Joint bleeding represents the most commonly reported type of hemorrhage in patients affected by hemophilia. Although the widespread use of prophylaxis has been able to significantly reduce the onset of arthropathy, it has been shown that a non-negligible percentage of patients develop degenerative changes in their joints despite this type of treatment. Thus, periodic monitoring of the joint status in hemophilia patients has been recommended to identify early arthropathic changes and prevent the development or progression of hemophilic arthropathy. Ultrasound (US) has proven able to detect and quantify the most relevant biomarkers of disease activity (i.e., joint effusion and synovial hypertrophy) and degenerative damages (i.e., osteo-chondral changes) by means of scoring scales of increasing disease severity. In the present review, we have detailed major literature evidence about the use of US to assess joint status in hemophilia patients, focusing on signs of disease activity and degenerative damages. In particular, we have discussed recent evidence about "point-of-care" use patients with hemophilia.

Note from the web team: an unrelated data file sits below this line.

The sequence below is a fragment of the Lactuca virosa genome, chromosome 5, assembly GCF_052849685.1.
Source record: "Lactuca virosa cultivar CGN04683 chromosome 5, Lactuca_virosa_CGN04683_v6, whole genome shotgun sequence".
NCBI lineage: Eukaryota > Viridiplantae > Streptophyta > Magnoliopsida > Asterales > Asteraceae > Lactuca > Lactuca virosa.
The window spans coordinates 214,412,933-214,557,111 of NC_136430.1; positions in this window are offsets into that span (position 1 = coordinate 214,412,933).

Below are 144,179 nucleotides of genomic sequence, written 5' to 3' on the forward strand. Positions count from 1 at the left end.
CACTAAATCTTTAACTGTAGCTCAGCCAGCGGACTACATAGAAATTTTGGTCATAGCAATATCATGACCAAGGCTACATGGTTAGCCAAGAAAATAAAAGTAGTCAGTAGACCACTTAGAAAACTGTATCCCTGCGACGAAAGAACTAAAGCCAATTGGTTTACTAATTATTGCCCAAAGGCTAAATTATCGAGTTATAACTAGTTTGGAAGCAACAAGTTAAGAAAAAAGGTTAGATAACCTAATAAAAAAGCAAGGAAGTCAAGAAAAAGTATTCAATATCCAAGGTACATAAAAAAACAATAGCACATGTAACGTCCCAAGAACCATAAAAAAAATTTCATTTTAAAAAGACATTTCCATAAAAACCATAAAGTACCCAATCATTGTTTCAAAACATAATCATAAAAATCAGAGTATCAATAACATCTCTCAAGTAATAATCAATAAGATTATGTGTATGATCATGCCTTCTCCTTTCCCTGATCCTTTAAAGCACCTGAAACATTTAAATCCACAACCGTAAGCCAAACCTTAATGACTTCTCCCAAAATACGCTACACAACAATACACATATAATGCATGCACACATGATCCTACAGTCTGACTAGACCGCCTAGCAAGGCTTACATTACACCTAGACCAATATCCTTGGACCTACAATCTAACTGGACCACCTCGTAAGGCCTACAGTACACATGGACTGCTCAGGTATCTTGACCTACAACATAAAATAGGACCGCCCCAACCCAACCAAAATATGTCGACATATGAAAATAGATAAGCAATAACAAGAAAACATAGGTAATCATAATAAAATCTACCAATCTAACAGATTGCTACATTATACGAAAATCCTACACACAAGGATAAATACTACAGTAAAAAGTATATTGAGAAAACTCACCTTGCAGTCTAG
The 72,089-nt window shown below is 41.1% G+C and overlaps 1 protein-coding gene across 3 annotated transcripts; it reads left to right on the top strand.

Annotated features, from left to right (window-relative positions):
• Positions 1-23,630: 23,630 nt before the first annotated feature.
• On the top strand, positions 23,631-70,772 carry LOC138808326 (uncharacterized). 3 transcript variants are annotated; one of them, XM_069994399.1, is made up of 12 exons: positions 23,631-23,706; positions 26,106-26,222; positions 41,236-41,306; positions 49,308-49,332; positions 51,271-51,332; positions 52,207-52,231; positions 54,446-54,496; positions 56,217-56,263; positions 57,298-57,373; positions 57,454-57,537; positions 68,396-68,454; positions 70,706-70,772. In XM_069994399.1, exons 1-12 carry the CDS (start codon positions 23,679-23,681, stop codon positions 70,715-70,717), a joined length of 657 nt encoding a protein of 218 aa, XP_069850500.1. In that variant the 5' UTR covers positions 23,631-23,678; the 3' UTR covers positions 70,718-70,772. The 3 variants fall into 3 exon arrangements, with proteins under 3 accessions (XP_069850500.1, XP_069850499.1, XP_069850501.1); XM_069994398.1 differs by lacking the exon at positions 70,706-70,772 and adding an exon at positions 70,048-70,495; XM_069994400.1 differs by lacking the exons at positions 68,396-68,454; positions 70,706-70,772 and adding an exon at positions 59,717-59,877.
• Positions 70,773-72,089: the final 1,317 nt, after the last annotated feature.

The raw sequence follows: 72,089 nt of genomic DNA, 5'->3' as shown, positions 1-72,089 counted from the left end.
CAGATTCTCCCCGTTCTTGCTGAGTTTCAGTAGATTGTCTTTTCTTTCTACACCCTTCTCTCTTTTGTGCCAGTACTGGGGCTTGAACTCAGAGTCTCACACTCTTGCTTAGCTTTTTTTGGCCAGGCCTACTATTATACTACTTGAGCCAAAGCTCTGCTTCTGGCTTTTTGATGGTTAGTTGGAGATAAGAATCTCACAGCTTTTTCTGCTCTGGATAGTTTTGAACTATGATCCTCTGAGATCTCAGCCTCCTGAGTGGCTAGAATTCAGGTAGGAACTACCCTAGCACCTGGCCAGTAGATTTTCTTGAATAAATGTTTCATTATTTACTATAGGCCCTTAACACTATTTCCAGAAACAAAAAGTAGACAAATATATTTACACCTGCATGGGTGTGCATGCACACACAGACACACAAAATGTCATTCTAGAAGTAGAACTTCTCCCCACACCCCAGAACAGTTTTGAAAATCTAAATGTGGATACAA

Ultrasound for Early Detection of Joint Disease in Patients with Hemophilic Arthropathy

Airaldi, Sonia;Zaottini, Federico;Martinoli, Carlo
2017

Abstract

Joint bleeding represents the most commonly reported type of hemorrhage in patients affected by hemophilia. Although the widespread use of prophylaxis has been able to significantly reduce the onset of arthropathy, it has been shown that a non-negligible percentage of patients develop degenerative changes in their joints despite this type of treatment. Thus, periodic monitoring of the joint status in hemophilia patients has been recommended to identify early arthropathic changes and prevent the development or progression of hemophilic arthropathy. Ultrasound (US) has proven able to detect and quantify the most relevant biomarkers of disease activity (i.e., joint effusion and synovial hypertrophy) and degenerative damages (i.e., osteo-chondral changes) by means of scoring scales of increasing disease severity. In the present review, we have detailed major literature evidence about the use of US to assess joint status in hemophilia patients, focusing on signs of disease activity and degenerative damages. In particular, we have discussed recent evidence about "point-of-care" use patients with hemophilia.
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Utilizza questo identificativo per citare o creare un link a questo documento: http://hdl.handle.net/11567/887345
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